February 2018 Power Player
Here at Power to Decide, we are committed to uplifting the many individuals who are on the ground doing the work that matters most. Each month we'll highlight an individual or organization who is championing the effort to give young people the power to decide if, when, and under what circumstances to get pregnant. Check out this month's Power Player profile.
Chief Program Officer, Institute of Women & Ethnic Studies
Q1: What work have you done to ensure that young people have access to high quality sexual health information or high quality contraceptive services so that they can decide if, when, and under what circumstances to get pregnant?
A1: Over the past 17 years of my public health career, I've worked in multiple capacities to ensure that young people have access to quality sexual and reproductive health information and services. As a lead counselor with the Illinois Teen Parent Services Program, I began my career working with young parents in helping them achieve their educational and career goals, through the provision of social supports. This gave me the opportunity to ensure young parents had access to sexual health information and contraceptive services so that they can not only decide if, when and under what circumstances to get pregnant, but also address the myriad of factors and determinants impacting their health and well-being. Most of my experience in this area has been in coordinating and directing adolescent sexual health and risk reduction programs that provide young people access to comprehensive sexual health education, advocacy training and leadership development, through a number of dynamic strategies to engage young people and ensure their access to quality, comprehensive sexual health information, and opportunities to build skills so that they can make healthy decisions related to their sexual and reproductive health. Now, as Chief Programs Officer at the Institute of Women and Ethnic Studies (IWES), I have the incredible opportunity to utilize my years of experience and further shape our organization's adolescent & youth sexual reproductive health, rights and justice work.
Q2: How did you get started in your field? What is your driving force?
A2: I've always been passionate about working with and on behalf of communities of color, particularly women and youth, working to ensure access to the resources and tools they need to thrive physically and emotionally. My training and educational background is in Maternal and Child Health Education and Health Communications, and I was fortunate to begin my career working with young women of color at IWESto provide them with quality sex education, risk reduction and prevention information and skill building. My driving force is that I have the privilege to play a small role in building young people's confidence, knowledge and skills related to their overall health and well-being.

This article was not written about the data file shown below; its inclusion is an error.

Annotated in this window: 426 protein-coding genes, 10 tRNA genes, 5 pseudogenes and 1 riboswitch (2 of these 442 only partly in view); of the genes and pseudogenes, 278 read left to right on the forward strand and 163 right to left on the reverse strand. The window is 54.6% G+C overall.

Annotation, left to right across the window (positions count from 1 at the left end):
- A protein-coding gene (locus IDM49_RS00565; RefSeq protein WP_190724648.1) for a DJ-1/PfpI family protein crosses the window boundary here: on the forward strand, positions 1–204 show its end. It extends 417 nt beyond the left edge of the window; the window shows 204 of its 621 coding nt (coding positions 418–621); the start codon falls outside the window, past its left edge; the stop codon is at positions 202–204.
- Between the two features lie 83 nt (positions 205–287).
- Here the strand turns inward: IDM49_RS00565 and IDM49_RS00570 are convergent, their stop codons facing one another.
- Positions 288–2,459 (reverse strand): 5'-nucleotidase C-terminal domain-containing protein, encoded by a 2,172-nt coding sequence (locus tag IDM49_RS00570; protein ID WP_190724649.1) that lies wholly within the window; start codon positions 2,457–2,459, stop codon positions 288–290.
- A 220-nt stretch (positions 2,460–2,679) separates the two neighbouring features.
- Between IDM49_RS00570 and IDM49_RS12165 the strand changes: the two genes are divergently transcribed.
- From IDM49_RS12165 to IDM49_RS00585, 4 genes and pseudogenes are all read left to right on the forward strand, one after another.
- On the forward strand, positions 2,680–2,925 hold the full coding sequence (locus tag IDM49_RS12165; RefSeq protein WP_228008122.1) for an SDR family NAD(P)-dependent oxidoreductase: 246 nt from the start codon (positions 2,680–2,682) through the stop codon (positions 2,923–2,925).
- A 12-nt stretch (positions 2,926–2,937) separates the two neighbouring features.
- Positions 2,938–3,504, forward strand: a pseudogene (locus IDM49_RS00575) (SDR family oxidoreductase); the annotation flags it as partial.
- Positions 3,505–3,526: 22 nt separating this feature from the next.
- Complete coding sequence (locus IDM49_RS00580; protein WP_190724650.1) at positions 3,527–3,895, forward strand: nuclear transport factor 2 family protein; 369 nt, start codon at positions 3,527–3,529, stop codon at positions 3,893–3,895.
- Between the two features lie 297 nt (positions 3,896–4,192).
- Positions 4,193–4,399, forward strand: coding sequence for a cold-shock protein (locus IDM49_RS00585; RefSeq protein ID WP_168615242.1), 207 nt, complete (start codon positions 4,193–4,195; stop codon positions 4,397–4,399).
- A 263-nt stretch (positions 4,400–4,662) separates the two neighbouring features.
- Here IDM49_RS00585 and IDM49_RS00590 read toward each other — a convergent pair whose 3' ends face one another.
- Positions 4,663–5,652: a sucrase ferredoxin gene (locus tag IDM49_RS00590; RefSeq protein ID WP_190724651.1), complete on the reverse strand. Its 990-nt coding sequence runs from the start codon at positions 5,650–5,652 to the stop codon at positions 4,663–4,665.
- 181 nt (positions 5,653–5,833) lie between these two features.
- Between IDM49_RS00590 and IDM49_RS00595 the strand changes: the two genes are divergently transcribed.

Q3: What advice would you give to someone looking to impact change in the field that you currently work in?
A3: Understanding the context in which people live—their experiences of trauma, social conditions, community and interpersonal factors that contribute to their ability to thrive physically and emotionally—is critically important. In order to impact change, one must engage in this work with that lens, and seek to not only work at an individual level but also work to address those community and societal factors that impact health outcomes.
Q4: Why should someone care about ensuring that all people—regardless of who they are or where they live—have access to the information and contraception they need to live their best life story?
A4: I believe strongly that it is a right, not a privilege that all people have access to the information and contraception they need to live their best life story. Unfortunately, social, cultural and political factors often dictate who has access and who does not. One of my favorite quotes, “Injustice anywhere is a threat to justice everywhere. We are caught in an inescapable network of mutuality, tied in a single garment of destiny. Whatever affects one directly, affects all indirectly." Dr. Martin Luther King's words fittingly describes why this work is so important to me, and why we should all care about ensuring access for all people. It is an injustice to deny anyone—regardless of who they are and where they live—this human right.
Q5: Is there a highlight about your work in conjunction with our organization that you’d like to share?
A5: Over the years, I've greatly benefited from the resources that Power to Decide has offered. I look forward to future opportunities to learn and share, and expand access for all young people to the information and services they need to live their best life story.
*Responses have been edited for clarity.